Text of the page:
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Antonacci’s Dual Momentum


  • Objective: balanced growth
  • Type: momentum strategy
  • Invests in: ETFs tracking stocks, bonds, real estate, gold
  • Rebalancing schedule: monthly
  • Taxation: 50% short-term capital gains
  • Minimum account size: $5,000

Gary Antonacci is an industry veteran with over 35 years of experience as an investment professional. Gary published the Dual Momentum strategy in his book Dual Momentum Investing, which he released in 2015.

Our version of Dual Momentum uses a fixed allocation towards five asset classes: U.S. equities, Treasury bonds, REITs, corporate bonds, and gold. The strategy holds the respective assets only if their return exceeds that of a T-bill. Otherwise, Antonacci’s strategy invests that tranche in the aggregate bond market.

Dual Momentum rebalances its assets once per month. In conjunction with the low number of traded ETFs, this leads to very low maintenance requirements.


This table shows the portfolio’s key performance metrics over the course of the simulation:

The following chart shows the portfolio’s historical performance and drawdowns, compared to their benchmark, throughout the simulation:

This chart shows the portfolio’s annual returns:

The following charts show the Monte-Carlo simulation of returns and drawdowns, the portfolios 12-months rolling returns, and how the portfolio is tracking to its benchmark:

Asset Allocation

The portfolio last required rebalancing after the exchanges closed on @last-rebal@. Due to fluctuations in asset prices, the exact allocations vary daily, even when no rebalancing occurred. The current asset allocation is as follows:

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Strategy Rules

Even though Antonacci’s book introduces multiple flavors of Dual-Momentum portfolios, his Global Equities Momentum (or GEM for short) is by far the best-known variant. If you are interested in the GEM portfolio, we recommend checking out Engineered Portfolio’s Accelerating Dual Momentum, which is closely related. For this site, we picked one of the lesser-known variants from Antonacci’s book: The Parity Portfolio with Absolute Momentum, which he describes in appendix B. The operation of this strategy can be summarized as follows:

  • trade U.S. stocks, U.S. Treasuries, REITs, corporate bonds, and gold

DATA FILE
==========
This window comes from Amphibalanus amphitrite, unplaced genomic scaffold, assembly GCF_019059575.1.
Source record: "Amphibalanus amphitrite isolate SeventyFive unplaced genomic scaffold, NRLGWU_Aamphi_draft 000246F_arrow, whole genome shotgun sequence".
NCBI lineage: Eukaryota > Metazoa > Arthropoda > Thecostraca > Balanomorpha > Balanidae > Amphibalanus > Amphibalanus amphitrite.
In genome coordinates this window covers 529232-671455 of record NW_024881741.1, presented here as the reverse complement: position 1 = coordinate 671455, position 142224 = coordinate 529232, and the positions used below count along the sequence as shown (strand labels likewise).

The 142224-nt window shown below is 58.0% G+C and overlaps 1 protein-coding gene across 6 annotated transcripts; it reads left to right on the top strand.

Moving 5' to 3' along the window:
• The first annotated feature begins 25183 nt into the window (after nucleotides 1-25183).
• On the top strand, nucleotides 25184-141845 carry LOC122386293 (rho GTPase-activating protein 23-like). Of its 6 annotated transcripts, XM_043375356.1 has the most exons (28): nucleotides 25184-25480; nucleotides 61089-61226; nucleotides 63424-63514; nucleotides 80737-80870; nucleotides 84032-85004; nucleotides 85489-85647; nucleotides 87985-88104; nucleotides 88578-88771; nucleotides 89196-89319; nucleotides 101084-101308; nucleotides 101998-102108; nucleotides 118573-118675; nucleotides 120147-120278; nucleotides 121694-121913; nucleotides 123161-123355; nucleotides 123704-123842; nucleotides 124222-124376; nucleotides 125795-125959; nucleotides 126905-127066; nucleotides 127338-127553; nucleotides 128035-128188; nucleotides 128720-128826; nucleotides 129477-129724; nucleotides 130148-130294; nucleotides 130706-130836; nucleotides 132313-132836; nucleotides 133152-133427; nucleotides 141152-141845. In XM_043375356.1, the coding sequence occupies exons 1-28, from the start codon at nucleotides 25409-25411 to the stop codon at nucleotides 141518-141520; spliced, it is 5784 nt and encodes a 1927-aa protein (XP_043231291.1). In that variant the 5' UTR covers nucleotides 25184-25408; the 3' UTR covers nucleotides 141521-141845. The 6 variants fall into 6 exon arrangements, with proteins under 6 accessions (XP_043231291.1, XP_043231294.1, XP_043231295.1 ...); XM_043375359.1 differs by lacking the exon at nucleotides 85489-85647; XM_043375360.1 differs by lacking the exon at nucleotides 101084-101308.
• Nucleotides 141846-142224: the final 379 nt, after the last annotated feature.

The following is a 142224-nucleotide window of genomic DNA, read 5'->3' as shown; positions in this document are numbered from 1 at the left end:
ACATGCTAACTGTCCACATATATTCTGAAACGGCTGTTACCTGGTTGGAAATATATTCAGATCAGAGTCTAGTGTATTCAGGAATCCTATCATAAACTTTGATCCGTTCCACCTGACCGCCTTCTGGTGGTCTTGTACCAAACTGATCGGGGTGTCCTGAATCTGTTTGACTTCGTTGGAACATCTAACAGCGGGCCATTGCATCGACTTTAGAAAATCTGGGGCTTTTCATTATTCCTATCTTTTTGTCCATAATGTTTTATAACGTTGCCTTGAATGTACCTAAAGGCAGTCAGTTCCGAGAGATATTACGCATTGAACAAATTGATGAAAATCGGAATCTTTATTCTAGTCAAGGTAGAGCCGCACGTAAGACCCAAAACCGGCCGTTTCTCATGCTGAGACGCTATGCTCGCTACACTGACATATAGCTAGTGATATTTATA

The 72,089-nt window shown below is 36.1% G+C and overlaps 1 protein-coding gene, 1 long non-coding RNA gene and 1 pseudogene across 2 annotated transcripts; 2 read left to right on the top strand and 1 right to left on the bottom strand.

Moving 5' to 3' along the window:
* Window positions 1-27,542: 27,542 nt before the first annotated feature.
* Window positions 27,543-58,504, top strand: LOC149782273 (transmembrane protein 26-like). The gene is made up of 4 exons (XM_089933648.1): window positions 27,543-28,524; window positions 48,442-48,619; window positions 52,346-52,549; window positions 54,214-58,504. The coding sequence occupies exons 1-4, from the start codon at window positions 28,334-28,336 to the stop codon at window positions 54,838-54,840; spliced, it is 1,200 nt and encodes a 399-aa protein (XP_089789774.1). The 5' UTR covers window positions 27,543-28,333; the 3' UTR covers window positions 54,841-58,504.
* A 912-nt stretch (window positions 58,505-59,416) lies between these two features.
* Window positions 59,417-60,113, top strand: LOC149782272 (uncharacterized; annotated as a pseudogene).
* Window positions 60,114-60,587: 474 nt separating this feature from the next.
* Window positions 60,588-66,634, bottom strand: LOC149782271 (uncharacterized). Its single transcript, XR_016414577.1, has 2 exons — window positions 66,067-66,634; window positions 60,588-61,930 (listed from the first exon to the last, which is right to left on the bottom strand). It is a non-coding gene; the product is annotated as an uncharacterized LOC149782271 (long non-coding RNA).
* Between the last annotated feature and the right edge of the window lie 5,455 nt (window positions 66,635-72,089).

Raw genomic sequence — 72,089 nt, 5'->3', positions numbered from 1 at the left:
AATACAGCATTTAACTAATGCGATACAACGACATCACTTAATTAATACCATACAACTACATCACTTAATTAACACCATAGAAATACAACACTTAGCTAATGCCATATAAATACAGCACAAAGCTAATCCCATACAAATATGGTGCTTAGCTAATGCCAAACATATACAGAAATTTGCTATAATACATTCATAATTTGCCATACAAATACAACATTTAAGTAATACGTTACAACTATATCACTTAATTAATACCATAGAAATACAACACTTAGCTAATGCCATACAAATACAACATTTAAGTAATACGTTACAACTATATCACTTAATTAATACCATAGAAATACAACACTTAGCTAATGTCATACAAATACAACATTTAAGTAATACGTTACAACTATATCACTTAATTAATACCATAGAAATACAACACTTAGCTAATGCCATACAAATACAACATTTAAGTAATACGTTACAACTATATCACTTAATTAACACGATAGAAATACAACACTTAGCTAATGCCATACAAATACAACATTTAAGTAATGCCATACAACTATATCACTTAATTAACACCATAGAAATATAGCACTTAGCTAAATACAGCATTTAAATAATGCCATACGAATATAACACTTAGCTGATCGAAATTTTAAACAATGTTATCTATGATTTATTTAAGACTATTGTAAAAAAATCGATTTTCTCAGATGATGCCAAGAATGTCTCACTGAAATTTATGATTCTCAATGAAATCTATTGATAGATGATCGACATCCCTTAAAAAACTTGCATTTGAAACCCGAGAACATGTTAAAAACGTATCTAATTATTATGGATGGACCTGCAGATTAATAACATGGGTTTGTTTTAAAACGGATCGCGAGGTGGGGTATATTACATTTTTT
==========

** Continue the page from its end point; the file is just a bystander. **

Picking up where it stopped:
• invest 20% in each asset class if its 12-months momentum is larger than that of a T-bill
  • otherwise, invest the tranche in the aggregate bond market instead

For full detail, we recommend reading Antonacci’s book Dual Momentum Investing. Further, the complete C# source code is available as part of the TuringTrader.org open-source project.


We like the concept of combining a fixed asset allocation with a tactical component a lot. This scheme makes sure that the portfolio stays stable and well-diversified under all market conditions and avoids potentially harmful concentration risks. Furthermore, this allocation is quite conservative, allowing investors to allocate 100% of their capital toward the strategy or even apply some leverage.

The Monte-Carlo simulation shows the benefits of this diversification. Returns and drawdowns are considerably more predictable than with a 60/40 portfolio, which results in much less slanted curves. Also, the portfolio’s risk profile is about 30% lower than its benchmark, leading to higher risk-adjusted returns.

Returns & Volatility

Like many portfolios of this kind, Antonaci’s strategy follows a ‘win more by losing less’ philosophy: it will generally lead passive portfolios during recessions but lag during bull markets. Therefore, investors should always contemplate the strategy’s performance over the entire economic cycle.

The rolling returns confirm that the Dual Momentum portfolio is generally lagging its benchmark while doing a great job of avoiding the 2008 downturn. However, because of its monthly rebalancing schedule and its 12-months horizon for momentum, the mechanism is too slow to follow fast-paced changes in market conditions. Consequently, the strategy provided only little benefits in late 2018 or spring 2020 and missed out on quick market rebounds.

The tracking chart shows how the Dual Momentum has gained nicely over its benchmark until 2012 but has continuously trailed its benchmark since. Moreover, given that the strategy is heavy on bonds, we are concerned that it will fall even further behind when yields rise again in the future.

In our opinion, the strategy could benefit from a more aggressive allocation toward stocks and corporate bonds and a much lower allocation toward gold. One possibility to achieve this is to pair the portfolio with a small investment in a stock-oriented strategy.

Account & Tax Considerations

When Dual Momentum changes its selection of ETFs, it triggers taxable events. However, because each asset class only switches between risk-on and risk-off behavior, this only happens infrequently. Thus, while the strategy still works best in tax-deferred accounts, holding assets long enough to qualify for long-term taxation of capital gains is a good chance.

Dual Momentum invests in up to five ETFs simultaneously. Therefore, it works well with account sizes of $5,000 or more.